City Defends Officer-Involved Shooting, Dad Questions It
Cincinnati Police Chief Eliot Isaac offers thoughts and prayers to the Frost family but defends the off-duty police officer who shot and killed 20-year old Terry Frost.
According to police, Frost walked into the Fifth Third Bank at 5717 Madison in Madisonville Wednesday afternoon and vaulted the teller counter demanding money. A plastic grocery bag covered his right hand, indicating he had a weapon.
It was at that point, according to Isaac, 19-year police veteran Officer Kevin Hankerson drew his gun, pushed the teller out of the way and fired two rounds at Frost, hitting him. Frost leaped over the counter, dropped his bag which held a .38 Derringer pistol, and ran out the door and into a small wooded area. K-9s located Frost, who had died from his injuries.
Frost Dad Says His Son Made A Mistake But Didn't Have To Die
Terry Frost Sr., wasn't allowed to attend Thursday's police news conference but spoke to reporters outside District One Headquarters. "You know everybody loved my son. You'll see, He's going to be missed." Frost Sr. carried a picture of Frost Jr. "My son made a bad choice, but didn't deserve to die." He was quick to criticize police. "They killed my son for no reason.....I just want the truth."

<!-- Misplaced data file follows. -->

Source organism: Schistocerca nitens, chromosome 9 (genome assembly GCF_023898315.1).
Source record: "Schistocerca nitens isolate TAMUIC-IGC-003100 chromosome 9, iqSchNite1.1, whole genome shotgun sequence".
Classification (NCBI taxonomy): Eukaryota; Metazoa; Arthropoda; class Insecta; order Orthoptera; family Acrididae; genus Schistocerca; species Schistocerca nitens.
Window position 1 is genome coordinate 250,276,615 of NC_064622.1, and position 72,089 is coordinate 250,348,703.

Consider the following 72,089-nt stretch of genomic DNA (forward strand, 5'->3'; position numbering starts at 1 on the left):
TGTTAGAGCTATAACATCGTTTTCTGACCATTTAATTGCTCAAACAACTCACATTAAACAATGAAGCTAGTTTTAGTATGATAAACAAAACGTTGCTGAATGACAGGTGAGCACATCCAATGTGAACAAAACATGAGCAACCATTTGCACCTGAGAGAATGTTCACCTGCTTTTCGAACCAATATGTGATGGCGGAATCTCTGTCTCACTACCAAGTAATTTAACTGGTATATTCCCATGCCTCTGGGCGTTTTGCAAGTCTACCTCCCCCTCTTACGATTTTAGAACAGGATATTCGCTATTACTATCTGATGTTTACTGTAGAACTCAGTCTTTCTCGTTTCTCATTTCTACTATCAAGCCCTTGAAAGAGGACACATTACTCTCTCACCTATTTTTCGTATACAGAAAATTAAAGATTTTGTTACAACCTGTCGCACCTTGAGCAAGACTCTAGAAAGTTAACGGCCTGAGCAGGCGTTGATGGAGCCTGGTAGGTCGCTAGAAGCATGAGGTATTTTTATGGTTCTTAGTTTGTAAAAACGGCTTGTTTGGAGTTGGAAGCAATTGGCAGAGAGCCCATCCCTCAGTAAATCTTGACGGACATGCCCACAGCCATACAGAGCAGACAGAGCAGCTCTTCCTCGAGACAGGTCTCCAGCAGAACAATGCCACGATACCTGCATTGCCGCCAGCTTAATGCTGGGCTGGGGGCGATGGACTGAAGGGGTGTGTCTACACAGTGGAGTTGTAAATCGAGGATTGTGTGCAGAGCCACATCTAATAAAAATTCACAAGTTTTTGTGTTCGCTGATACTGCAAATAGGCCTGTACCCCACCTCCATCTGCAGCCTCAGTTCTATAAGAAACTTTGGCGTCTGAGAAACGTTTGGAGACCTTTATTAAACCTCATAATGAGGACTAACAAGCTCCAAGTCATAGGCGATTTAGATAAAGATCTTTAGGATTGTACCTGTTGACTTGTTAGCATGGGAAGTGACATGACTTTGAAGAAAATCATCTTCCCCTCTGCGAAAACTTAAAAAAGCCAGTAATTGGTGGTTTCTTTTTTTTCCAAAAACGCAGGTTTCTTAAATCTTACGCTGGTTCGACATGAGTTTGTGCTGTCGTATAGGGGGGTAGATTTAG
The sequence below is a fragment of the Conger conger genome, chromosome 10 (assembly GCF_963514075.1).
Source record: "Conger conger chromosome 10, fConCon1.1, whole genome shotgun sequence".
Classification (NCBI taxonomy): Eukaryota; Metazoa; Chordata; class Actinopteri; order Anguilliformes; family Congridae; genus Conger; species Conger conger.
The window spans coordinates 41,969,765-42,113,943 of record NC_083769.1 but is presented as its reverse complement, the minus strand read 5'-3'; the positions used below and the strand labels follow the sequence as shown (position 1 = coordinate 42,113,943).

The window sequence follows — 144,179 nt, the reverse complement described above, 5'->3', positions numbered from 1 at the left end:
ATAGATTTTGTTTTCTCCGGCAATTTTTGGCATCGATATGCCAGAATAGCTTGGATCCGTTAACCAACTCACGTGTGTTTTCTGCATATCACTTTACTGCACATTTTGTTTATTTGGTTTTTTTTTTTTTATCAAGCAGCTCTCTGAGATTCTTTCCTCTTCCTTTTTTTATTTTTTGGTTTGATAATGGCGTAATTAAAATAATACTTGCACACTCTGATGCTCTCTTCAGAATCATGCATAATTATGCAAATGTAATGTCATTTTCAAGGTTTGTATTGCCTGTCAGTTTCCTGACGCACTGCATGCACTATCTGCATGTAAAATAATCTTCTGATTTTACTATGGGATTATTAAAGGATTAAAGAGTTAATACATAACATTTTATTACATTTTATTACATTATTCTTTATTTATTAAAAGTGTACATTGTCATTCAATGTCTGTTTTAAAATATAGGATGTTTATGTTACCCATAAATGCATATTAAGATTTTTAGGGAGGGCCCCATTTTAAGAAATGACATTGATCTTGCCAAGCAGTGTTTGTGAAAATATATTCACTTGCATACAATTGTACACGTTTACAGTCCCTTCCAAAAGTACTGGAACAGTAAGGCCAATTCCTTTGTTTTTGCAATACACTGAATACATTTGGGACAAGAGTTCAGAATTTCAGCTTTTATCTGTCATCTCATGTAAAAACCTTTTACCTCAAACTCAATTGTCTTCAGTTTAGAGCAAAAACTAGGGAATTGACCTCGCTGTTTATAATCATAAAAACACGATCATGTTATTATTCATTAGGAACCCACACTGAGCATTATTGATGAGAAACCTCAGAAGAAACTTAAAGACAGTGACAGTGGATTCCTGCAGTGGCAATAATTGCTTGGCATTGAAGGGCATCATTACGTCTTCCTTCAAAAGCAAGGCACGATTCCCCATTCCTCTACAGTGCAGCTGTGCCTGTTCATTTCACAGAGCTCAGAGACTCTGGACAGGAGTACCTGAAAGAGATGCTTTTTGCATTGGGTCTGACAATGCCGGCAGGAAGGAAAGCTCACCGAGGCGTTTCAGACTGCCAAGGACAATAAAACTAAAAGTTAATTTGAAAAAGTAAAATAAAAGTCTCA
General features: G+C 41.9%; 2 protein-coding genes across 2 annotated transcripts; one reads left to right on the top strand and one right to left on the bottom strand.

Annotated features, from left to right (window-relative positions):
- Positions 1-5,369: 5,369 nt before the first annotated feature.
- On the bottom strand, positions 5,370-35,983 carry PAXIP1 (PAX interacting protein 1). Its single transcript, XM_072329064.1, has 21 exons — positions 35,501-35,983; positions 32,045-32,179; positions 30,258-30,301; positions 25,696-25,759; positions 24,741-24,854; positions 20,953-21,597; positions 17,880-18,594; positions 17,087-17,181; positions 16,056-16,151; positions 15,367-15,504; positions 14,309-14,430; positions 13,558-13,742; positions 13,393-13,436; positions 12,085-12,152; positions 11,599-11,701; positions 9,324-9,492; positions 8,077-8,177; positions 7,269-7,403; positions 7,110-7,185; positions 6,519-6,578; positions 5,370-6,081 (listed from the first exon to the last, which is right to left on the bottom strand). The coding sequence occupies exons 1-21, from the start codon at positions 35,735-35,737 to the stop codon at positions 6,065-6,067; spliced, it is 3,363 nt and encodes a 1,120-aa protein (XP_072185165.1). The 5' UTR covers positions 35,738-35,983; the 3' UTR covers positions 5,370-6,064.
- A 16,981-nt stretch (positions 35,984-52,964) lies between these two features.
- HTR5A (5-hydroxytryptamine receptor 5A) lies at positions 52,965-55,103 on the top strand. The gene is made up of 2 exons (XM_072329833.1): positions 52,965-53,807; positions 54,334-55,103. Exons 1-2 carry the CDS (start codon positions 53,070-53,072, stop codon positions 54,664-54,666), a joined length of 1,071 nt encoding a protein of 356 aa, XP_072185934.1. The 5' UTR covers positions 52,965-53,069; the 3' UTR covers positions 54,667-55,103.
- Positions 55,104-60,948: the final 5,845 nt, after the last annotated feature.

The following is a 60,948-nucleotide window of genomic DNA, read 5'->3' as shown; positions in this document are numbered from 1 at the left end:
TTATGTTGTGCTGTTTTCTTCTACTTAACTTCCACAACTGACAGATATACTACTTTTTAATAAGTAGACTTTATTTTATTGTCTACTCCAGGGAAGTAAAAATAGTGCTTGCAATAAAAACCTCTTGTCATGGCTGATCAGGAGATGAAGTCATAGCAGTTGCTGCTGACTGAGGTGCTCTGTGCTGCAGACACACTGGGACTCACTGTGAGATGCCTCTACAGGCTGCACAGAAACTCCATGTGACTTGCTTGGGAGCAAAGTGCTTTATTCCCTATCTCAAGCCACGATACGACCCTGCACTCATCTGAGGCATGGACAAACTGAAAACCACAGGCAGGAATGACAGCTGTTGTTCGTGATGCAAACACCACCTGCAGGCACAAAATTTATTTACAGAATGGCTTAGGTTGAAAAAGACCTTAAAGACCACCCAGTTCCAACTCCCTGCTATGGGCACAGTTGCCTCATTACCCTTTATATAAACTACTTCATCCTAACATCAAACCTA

Frost leaves behind a 2-year old son.
Mayor Says Let This Be A Lesson
Cincinnati Mayor John Cranley attended the news conference and defended Hankerson's actions. "We regret the loss of life. We regret the decisions made that convinced a young man who should have been doing other things, to pick up a gun and a mask and jump into a bank. But we think in the long-term we will save more lives if we support officers who have to chase the bad guys in these situations, because it will deter others from making these bad decisions."
Police say ballistic tests indicate Frost pulled the trigger but the gun misfired.
This is the third Cincinnati Police officer-involved shooting this year
- January 11, 2016: Police shot armed robbery suspect Robert Tenbrink in West Price Hill when he refused to drop his weapon. It was later determined to be a BB gun.
- February 17, 2016: In Cheviot, Paul Gaston ignored commands to lie on the ground and instead appeared to reach for a firearm. The gun was an Airsoft pistol.
Both shootings were ruled as justified.
Councilman Christopher Smitherman attended the police news conference and chairs the Law and Public Safety Committee. He says more businesses should use off-duty officers to keep their patrons safe, like Fifth Third Bank. "Having officers at these private businesses is a good thing. It's more visibility where we have officers in uniform for our citizens to see."